Monthly Archives: March 2014

Only 2% of Advisors know how to maintain the next generation of clients

From Advisor.ca article “Adapt to Wealthy Client Needs, or else” by Dean Dispalatro October 2013

Mr Dispalatro writes in his article about some wisdom shared by Keith Sjogren, managing director of consulting at Investor Economics including what he outlined as the 3 trends impacting the wealthy. 

  1. Sluggish economic growth resulting in income being depressed and personal wealth not growing
  2. Concentration of wealth in Canada’s is growing steadily. Those with more than $1M in investible assets now control 2/3 of the country’s wealth
  3. Debt reduction is a top priority with the wealthy

All of this leads Sjogren to conclude that the wealthy need more advice; but wealth management advice not investment advice. He also suggests that more attention should be paid to those with high incomes who have not yet accumulated assets of $1M as they probably will as real estate or business interests are sold and inheritances are received 

But he also points out the demographics of wealth at play.  By 2022, more than half of wealthy people will be older than 65. & that demographic is not made up of conspicuous consumers but  capital protectors with a big focus on leaving a legacy for their children. Hence, he concludes that advisors should shift their focus from “accumulation to preservation.”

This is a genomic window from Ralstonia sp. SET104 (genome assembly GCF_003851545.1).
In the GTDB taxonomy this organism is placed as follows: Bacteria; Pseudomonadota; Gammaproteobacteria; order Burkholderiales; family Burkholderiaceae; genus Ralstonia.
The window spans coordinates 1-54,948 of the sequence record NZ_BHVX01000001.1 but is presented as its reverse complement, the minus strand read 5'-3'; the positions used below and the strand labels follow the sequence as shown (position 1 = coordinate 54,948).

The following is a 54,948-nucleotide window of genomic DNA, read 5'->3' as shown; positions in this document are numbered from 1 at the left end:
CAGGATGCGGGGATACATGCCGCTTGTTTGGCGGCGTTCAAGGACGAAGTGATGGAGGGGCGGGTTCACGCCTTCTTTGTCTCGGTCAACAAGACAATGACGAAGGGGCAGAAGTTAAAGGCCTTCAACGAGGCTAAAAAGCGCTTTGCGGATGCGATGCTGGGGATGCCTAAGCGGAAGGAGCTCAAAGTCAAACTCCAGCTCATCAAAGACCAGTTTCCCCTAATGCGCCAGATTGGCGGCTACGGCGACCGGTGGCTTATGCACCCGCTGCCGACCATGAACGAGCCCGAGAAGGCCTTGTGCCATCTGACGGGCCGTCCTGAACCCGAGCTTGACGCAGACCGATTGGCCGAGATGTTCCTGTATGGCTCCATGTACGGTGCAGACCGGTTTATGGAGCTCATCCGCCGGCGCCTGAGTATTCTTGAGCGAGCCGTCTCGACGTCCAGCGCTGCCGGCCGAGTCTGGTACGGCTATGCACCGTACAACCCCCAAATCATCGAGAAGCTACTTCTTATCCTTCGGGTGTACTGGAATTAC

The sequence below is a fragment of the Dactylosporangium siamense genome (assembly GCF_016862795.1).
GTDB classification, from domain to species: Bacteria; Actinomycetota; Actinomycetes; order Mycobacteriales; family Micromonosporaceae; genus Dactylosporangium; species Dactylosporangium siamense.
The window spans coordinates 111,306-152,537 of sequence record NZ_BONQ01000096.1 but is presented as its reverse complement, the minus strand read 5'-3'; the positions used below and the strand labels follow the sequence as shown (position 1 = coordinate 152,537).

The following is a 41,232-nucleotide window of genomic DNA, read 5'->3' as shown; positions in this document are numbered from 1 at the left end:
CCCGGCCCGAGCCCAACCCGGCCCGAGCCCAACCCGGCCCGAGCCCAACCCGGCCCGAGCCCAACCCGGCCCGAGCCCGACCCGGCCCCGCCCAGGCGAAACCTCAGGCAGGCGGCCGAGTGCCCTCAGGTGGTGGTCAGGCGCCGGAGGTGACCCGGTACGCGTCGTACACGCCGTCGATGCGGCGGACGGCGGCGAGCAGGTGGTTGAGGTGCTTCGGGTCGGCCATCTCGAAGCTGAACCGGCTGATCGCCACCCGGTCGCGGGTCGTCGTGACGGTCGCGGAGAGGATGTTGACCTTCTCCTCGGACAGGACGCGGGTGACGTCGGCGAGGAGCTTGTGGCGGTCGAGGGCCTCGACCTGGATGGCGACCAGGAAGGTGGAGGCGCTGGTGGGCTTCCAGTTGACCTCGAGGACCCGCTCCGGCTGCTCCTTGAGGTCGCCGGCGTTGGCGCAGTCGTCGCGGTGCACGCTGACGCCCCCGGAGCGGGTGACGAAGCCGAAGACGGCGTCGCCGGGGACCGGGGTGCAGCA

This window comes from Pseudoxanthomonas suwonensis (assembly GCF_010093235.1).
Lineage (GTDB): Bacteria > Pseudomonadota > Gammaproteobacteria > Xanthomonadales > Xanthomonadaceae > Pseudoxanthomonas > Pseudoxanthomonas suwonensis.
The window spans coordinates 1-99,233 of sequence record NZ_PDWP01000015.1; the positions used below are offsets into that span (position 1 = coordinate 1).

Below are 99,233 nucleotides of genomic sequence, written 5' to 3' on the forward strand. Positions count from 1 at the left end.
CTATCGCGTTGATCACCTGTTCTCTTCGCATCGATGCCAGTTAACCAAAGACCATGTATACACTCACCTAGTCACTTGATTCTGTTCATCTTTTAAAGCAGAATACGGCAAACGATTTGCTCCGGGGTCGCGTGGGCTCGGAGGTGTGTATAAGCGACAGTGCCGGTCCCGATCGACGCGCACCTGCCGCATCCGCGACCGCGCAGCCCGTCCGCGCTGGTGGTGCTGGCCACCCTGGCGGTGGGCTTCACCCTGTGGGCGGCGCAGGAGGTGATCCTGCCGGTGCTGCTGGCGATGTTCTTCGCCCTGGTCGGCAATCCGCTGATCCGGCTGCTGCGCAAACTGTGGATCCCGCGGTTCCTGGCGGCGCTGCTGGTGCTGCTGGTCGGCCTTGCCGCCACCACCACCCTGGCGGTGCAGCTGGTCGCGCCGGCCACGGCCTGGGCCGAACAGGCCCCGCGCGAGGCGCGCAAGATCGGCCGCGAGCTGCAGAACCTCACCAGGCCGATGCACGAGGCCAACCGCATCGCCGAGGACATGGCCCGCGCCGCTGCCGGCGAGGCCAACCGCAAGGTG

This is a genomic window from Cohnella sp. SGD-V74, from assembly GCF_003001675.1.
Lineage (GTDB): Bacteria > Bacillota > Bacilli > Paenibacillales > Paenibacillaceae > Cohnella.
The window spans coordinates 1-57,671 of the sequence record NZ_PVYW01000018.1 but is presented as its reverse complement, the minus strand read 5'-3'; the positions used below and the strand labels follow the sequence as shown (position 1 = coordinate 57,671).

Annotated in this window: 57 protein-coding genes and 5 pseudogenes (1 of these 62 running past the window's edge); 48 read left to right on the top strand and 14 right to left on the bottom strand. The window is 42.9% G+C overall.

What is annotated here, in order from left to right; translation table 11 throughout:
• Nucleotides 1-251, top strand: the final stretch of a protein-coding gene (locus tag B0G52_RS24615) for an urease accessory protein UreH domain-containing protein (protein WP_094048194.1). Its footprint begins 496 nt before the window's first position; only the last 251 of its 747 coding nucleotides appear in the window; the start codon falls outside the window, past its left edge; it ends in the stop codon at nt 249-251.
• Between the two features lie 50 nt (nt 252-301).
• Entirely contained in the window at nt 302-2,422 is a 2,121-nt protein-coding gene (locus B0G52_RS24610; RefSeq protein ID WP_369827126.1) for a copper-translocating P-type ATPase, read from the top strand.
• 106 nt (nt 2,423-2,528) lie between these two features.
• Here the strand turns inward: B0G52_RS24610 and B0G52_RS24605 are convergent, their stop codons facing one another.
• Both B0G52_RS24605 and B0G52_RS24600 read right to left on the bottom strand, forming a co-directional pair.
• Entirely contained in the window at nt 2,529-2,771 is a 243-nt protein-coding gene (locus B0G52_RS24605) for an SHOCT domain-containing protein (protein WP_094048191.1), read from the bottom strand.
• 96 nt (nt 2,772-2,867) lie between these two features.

Indeed the $900 billion that is set to change hands in the next 10 years.at least half will happen in wealthy families, making estate planning a key priority offering. But the issue remains; advisors are not doing an adequate job of getting to know the families of their clients;  which as he says “is a sure-fire way to lose the next generation when wealth changes hands

Investor Economics data backs this concern up.  When assets are transferred to a widowed spouse, only 55% keep the same Advisor.  When assets are transferred to the children, a whopping 98% move to a different Advisor.

Even millionaires are procrastinating

This from a 2010 article ” Wealthy Worry about Next Generation” in Advisor.CA magazine by John Powell 

Referencing a study by RBC Wealth Management of Canadian Millionaires:

  • 58% of millionaires think their children are facing an uphill battle when it comes to managing their finances
  • 49% don’t have confidence in their children’s abilities to manage the inheritance. 
  • 67% feel it is their responsibility to preserve wealth for future generations and leave their children with a healthy legacy,
  • But, 39% have no estate plan to speak of.

Contradictory?
Tom McCullough President/CEO of Northwood Family Office chalks it up to people just being human and not wanting to face what the future might hold for them and their loved ones. 

“Estate planning is complicated. It is about the future. It is about death. They don’t want to have to make those decisions now,” he explains. “I think it is one of the most important things people need to do is to sort through their personal affairs and their estate but there are a lot of folks who don’t do it, don’t get to it or don’t know how to do it.”

Thane Stenner, Founder/Director of wealth management at Stenner Investment Partners, an independent private family office group within Richardson GMP Limited, is not surprised by RBC’s findings as it mirrors the results of his own company’s research from 2006. which highlighted the top concern of the high-net worth clients as being how their children would handle the family finances in the future.

“What is interesting is there still seems to be some procrastination taking place. That is not surprising. Most successful, wealthy families are busy. They have a lot on the go. Estate planning or issues like that are never seen to be urgent and that is one of the reasons why a lot of the times quite candidly, that estate plans are not updated and are not properly papered,” says Stenner